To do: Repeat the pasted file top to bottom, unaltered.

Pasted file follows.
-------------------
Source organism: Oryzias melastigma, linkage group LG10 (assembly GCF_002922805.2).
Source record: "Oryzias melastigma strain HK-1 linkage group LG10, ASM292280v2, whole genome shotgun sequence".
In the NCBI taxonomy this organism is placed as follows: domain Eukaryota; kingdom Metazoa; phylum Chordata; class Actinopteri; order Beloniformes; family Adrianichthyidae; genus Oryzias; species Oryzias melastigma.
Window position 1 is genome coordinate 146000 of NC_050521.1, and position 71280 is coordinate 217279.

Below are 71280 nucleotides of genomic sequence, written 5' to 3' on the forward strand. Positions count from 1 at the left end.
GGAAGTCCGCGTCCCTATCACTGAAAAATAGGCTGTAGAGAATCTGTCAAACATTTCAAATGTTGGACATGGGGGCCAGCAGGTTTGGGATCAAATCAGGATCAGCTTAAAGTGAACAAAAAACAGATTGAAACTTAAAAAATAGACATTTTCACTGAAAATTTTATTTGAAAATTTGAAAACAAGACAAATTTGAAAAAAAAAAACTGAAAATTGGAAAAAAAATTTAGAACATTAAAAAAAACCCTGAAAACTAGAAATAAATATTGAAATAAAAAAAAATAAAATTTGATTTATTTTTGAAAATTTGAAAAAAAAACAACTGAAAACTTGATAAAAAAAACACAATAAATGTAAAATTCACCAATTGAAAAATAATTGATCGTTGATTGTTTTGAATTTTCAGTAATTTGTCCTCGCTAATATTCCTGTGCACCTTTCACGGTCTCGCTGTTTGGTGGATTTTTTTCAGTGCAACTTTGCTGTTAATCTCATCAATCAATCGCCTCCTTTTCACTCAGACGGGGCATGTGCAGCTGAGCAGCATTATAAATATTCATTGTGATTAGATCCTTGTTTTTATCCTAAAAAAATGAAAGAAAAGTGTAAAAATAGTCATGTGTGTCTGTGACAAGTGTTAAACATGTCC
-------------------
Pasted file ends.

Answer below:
Source organism: Oryzias melastigma, linkage group LG10 (assembly GCF_002922805.2).
Source record: "Oryzias melastigma strain HK-1 linkage group LG10, ASM292280v2, whole genome shotgun sequence".
In the NCBI taxonomy this organism is placed as follows: domain Eukaryota; kingdom Metazoa; phylum Chordata; class Actinopteri; order Beloniformes; family Adrianichthyidae; genus Oryzias; species Oryzias melastigma.
Window position 1 is genome coordinate 146000 of NC_050521.1, and position 71280 is coordinate 217279.

Below are 71280 nucleotides of genomic sequence, written 5' to 3' on the forward strand. Positions count from 1 at the left end.
GGAAGTCCGCGTCCCTATCACTGAAAAATAGGCTGTAGAGAATCTGTCAAACATTTCAAATGTTGGACATGGGGGCCAGCAGGTTTGGGATCAAATCAGGATCAGCTTAAAGTGAACAAAAAACAGATTGAAACTTAAAAAATAGACATTTTCACTGAAAATTTTATTTGAAAATTTGAAAACAAGACAAATTTGAAAAAAAAAAACTGAAAATTGGAAAAAAAATTTAGAACATTAAAAAAAACCCTGAAAACTAGAAATAAATATTGAAATAAAAAAAAATAAAATTTGATTTATTTTTGAAAATTTGAAAAAAAAACAACTGAAAACTTGATAAAAAAAACACAATAAATGTAAAATTCACCAATTGAAAAATAATTGATCGTTGATTGTTTTGAATTTTCAGTAATTTGTCCTCGCTAATATTCCTGTGCACCTTTCACGGTCTCGCTGTTTGGTGGATTTTTTTCAGTGCAACTTTGCTGTTAATCTCATCAATCAATCGCCTCCTTTTCACTCAGACGGGGCATGTGCAGCTGAGCAGCATTATAAATATTCATTGTGATTAGATCCTTGTTTTTATCCTAAAAAAATGAAAGAAAAGTGTAAAAATAGTCATGTGTGTCTGTGACAAGTGTTAAACATGTCC